Document Detail

Reactive oxygen species and uncoupling protein 2 in pancreatic β-cell function.
MedLine Citation:
PMID:  21029311     Owner:  NLM     Status:  In-Process    
Growing evidence indicates that reactive oxygen species (ROS) are not just deleterious by-products of respiratory metabolism in mitochondria, but can be essential elements for many biological responses, including in pancreatic β-cells. ROS can be a 'second-messenger signal' in response to hormone/receptor activation that serves as part of the 'code' to trigger the ultimate biological response, or it can be a 'protective signal' to increase the levels of antioxidant enzymes and small molecules to scavenge ROS, thus restoring cellular redox homeostasis. In pancreatic β-cells evidence is emerging that acute and transient glucose-dependent ROS contributes to normal glucose-stimulated insulin secretion (GSIS). However, chronic and persistent elevation of ROS, resulting from inflammation or excessive metabolic fuels such as glucose and fatty acids, may elevate antioxidant enzymes such that they blunt ROS and redox signalling, thus impairing β-cell function. An interesting mitochondrial protein whose main function appears to be the control of ROS is uncoupling protein 2 (UCP2). Despite continuing investigation of the exact mechanism by which UCP2 is 'activated', it is clear that UCP2 levels and/or activity impact the efficacy of GSIS in pancreatic islets. This review will focus on the paradoxical roles of ROS in pancreatic β-cell function and the regulatory role of UCP2 in ROS signalling and GSIS.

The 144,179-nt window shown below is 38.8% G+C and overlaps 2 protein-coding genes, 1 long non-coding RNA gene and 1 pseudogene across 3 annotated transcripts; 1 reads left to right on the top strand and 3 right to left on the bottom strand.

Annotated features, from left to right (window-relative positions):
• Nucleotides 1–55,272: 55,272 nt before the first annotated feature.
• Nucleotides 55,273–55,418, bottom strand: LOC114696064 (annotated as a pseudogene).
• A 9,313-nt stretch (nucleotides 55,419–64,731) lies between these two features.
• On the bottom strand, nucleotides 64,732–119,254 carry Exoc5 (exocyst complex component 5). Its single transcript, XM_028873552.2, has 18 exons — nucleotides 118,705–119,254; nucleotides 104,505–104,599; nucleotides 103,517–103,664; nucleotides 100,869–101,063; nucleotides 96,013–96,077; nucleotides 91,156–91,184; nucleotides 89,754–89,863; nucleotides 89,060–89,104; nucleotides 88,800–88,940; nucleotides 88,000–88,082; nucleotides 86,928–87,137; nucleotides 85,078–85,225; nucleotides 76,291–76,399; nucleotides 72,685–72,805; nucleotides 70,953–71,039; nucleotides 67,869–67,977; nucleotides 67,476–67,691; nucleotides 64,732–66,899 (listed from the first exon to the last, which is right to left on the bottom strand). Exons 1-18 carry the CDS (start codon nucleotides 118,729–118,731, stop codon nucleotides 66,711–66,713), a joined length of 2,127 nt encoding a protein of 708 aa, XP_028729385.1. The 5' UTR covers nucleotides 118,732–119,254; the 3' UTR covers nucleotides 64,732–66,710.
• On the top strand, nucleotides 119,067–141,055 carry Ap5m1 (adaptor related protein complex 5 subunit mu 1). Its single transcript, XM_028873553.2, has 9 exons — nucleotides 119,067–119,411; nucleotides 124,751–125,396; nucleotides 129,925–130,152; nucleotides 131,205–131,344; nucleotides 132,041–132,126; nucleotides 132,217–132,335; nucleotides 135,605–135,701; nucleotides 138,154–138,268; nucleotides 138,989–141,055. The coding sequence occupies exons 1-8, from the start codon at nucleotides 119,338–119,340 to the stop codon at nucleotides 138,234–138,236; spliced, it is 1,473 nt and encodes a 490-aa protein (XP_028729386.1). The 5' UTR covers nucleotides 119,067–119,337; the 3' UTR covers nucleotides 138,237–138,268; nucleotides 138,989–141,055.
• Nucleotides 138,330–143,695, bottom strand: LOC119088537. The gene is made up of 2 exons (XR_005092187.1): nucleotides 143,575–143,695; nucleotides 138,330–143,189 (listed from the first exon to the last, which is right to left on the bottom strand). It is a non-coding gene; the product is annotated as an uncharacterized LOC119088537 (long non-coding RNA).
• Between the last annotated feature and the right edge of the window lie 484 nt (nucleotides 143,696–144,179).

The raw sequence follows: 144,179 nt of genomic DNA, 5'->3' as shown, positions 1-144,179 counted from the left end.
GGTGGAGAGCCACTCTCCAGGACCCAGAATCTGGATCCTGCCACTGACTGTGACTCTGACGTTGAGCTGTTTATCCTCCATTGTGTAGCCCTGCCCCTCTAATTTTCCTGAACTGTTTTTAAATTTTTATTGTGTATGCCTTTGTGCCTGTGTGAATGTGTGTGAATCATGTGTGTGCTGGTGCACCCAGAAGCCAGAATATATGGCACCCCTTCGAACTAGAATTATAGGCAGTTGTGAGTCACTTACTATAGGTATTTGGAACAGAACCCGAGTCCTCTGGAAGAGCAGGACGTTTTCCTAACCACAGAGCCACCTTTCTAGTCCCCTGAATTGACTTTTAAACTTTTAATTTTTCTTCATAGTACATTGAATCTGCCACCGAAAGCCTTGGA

J Pi; S Collins
Publication Detail:
Type:  Journal Article; Research Support, N.I.H., Extramural    
Journal Detail:
Title:  Diabetes, obesity & metabolism     Volume:  12 Suppl 2     ISSN:  1463-1326     ISO Abbreviation:  Diabetes Obes Metab     Publication Date:  2010 Oct 
Date Detail:
Created Date:  2010-10-29     Completed Date:  -     Revised Date:  -    
Medline Journal Info:
Nlm Unique ID:  100883645     Medline TA:  Diabetes Obes Metab     Country:  England    
Other Details:
Languages:  eng     Pagination:  141-8     Citation Subset:  IM    
Copyright Information:
© 2010 Blackwell Publishing Ltd.
Division of Translational Biology, The Hamner Institutes for Health Sciences, Research Triangle Park, NC 27709, USA.
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